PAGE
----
When I walked into this house, I saw the “tight.” It does not need fixing or upgrades, it does not lack function or safety or comfort. It is to code, it is to my liking. It is simple and small and begging, I hear it daily, for the smell of fresh cranberry scones. It needs another batch of oatmeal walnut cookies. Pies? What flavor? I have frozen peaches and blueberries and strawberries and rhubarb all from the local farmers market. I am so ready. The house offers a counter top that is long and wide enough to hold my favorite power tools without having to schlep the heavy bastards from the pantry down the hall. Right there at my fingertips. Let’s make this house a home.

I read Susan Tweit’s narrative ode to ‘tool girls,’ and I am grateful, and envious. I suffer a bit of immediate shame. Did I mother poorly if my daughters do not know how to change the oil in their car? Replace a broken light fixture? Stop a running toilet? Or tear down a multi-course brick wall with a rotating hammer? They do not know how to, nor, like me, do they have the inclination to learn. Or do they? I suspect, they have braved far more than their mother, just as I did my mother. She was deathly afraid of driving. And that is another story for another post.

But was I remiss in assuming their father would teach them the likes, and then when that couldn’t happen to not step up to the plate, was I negligent? Nemo dat quod non habet. I suspect my dear enviable friend Susan would be the first to say, no. You can’t give what you don’t have.

My daughters are smart, kind, generous and gracious. So when it comes to needing help, like their mother, they know how to get it, to barter, to bargain, to trade, and to say, thanks. Be it with a 30-second video spot, a vintage dress from the collection, some other artistic endeavor, or just a handshake and a smile, they know how to be humble, and grateful. More importantly, they will acquire the skills necessary for the task at hand.

But do they bake? No. They, like me, have their own power tools. And rely, quite happily, upon my use of all the tools that bring bread into our visits. Do I earn the Tool Girl title that Susan wears, truly a badge of feminism and courage, with pride and gusto? Perhaps yes. My courage, feminism, gusto, have manifested themselves in other ways, I suppose. As Susan says, “Whatever we do in our lives, knowing how to work with our hands and muscles makes us strong and capable, more grounded.”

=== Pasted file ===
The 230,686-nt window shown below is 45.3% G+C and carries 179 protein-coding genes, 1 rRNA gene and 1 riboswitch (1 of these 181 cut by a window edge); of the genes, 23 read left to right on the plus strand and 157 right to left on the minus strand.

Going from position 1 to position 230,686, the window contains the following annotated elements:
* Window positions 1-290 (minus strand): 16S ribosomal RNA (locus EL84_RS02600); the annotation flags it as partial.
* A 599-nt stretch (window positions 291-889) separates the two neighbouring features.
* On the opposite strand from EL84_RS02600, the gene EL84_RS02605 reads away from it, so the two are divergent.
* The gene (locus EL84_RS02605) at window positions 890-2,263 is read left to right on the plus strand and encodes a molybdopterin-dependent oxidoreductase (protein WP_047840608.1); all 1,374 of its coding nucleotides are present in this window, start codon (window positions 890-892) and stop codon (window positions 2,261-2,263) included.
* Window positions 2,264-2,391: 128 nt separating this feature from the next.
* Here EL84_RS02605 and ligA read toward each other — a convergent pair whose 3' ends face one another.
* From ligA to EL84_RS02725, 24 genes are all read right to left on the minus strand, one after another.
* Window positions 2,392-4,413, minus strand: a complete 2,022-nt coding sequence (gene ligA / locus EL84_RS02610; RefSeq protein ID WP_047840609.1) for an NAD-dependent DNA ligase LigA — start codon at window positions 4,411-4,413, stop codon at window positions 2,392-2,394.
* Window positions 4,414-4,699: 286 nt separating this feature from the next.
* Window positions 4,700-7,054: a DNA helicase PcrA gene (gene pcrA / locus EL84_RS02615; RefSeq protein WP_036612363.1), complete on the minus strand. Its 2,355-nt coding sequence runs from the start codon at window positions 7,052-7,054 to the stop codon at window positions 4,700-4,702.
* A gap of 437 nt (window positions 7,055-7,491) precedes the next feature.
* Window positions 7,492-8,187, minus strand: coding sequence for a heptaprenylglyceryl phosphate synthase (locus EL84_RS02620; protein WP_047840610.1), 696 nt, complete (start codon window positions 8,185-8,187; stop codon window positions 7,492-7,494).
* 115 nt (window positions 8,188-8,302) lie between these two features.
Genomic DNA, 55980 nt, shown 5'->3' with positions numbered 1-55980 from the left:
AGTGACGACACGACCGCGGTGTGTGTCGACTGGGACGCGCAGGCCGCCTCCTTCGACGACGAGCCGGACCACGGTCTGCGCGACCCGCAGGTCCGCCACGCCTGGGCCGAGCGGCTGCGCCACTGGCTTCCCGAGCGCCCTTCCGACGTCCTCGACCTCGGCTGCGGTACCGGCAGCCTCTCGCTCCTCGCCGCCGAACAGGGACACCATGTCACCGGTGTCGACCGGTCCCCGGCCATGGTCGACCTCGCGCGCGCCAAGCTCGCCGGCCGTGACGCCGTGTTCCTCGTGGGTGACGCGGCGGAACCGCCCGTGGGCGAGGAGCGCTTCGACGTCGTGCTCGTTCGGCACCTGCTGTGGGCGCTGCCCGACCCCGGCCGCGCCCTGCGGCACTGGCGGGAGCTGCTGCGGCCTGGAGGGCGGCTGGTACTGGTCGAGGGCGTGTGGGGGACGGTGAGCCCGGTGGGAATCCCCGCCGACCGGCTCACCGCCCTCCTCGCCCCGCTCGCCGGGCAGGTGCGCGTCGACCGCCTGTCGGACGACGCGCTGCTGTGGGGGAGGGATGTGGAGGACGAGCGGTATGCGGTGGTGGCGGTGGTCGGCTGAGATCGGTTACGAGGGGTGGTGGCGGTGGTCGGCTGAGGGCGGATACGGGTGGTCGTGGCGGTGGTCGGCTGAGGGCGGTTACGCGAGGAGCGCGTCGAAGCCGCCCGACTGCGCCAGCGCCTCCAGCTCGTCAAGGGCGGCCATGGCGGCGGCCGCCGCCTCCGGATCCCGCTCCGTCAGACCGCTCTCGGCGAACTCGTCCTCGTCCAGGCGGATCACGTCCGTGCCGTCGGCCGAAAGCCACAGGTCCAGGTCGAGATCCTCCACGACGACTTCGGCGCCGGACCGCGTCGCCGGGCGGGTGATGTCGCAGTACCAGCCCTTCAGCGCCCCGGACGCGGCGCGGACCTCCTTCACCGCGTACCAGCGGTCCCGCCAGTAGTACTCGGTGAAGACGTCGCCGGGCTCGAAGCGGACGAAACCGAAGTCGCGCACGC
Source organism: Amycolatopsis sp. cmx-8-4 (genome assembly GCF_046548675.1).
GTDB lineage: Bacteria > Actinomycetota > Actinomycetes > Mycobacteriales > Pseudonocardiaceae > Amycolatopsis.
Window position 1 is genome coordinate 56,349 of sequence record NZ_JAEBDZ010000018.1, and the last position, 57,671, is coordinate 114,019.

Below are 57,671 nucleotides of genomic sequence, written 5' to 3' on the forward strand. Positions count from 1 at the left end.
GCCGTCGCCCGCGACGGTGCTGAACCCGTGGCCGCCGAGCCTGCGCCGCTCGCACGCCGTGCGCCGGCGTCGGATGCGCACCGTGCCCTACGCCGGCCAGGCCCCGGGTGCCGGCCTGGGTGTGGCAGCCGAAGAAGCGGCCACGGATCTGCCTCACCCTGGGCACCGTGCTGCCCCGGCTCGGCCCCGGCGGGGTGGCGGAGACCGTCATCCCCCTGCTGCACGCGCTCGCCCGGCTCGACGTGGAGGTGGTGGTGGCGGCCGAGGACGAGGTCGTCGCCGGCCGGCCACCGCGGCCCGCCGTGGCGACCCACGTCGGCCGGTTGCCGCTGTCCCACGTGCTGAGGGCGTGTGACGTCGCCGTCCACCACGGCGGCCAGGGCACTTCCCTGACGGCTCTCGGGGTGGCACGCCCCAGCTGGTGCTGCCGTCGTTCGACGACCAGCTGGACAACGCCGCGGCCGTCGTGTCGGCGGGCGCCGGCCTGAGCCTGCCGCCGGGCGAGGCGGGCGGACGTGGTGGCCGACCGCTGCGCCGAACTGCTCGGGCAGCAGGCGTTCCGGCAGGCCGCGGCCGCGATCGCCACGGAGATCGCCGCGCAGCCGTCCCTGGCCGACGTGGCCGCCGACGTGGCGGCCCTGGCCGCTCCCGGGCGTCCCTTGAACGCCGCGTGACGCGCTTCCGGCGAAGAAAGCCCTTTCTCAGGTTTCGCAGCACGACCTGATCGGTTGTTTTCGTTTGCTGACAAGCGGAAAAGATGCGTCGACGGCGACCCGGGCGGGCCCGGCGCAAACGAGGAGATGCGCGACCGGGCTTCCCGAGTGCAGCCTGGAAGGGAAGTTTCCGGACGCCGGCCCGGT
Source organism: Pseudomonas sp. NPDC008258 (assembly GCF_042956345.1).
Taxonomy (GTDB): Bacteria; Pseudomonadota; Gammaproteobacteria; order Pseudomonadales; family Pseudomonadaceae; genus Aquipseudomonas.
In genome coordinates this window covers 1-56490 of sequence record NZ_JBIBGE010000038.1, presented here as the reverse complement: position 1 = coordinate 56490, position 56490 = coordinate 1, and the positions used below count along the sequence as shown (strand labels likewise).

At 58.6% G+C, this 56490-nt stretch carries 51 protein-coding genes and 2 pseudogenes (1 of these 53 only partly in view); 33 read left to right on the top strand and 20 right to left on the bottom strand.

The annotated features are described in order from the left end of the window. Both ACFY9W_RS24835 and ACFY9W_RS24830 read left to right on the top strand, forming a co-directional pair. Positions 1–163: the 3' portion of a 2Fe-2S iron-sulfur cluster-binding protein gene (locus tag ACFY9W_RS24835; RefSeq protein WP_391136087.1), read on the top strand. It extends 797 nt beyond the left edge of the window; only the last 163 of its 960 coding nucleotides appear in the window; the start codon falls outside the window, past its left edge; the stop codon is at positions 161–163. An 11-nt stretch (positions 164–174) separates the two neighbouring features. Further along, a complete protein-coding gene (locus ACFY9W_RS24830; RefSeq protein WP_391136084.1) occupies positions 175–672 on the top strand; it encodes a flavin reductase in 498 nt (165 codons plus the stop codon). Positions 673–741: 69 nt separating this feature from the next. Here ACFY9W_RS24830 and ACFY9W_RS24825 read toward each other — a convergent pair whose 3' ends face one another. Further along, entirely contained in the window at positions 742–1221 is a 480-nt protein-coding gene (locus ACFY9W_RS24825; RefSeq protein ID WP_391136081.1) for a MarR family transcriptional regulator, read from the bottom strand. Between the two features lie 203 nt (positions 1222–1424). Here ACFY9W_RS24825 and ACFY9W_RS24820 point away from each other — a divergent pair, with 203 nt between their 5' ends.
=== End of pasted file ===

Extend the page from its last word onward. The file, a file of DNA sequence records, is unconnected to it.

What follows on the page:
So my confidence may waver and slow like the September sun when it comes to my use of the Craftsmen line. But we’re all tool girls in one way or the other, making our way as strong and grounded women of the world. And in my case, full, too.

I Don’t Do It for the Hours

I bake bread because
baking it
makes me
taste it.
The moment.
The yeast water sugar moment.
Nothing else matters
but for the bubbles
the foam
the biting bitter flash
when nostril and fresh yeast
meet, yes
a fantasy
of senses
mixing in that massive
Hobart bowl rocking as the hook
wraps the dough around
and around kneading
that dough around
until it’s a fat dough cuddle.
Rub its cheek;
slap it on the bread board
and need it some more.

I bake bread because
baking it
makes me
taste it.
The moment.
The sweet hot toast moment.
Nothing else matters
when butter and bread marry
dressed in yellow
and white
and melt all the way
down the aisle
to the pleased preacher
waiting at my widening waistline
for the perfect couple.
Waiting to bless them
and keep them
warm and waiting
for the next bite.

I bake bread because
baking it
makes me
taste it
and tasting it
makes me full.

*The image above is my one and only attempt at graphic design in Adobe Illustrator. Power tool of graphic designers.  I call it “The Scone Maker” and while my Kitchen Aid is white, my dream Kitchen Aid is bright red. And, yes, the color of power tools matters. 

Please visit Susan’s site http://susanjtweit.com/; and Riana’s store at https://www.etsy.com/shop/OchreAndBone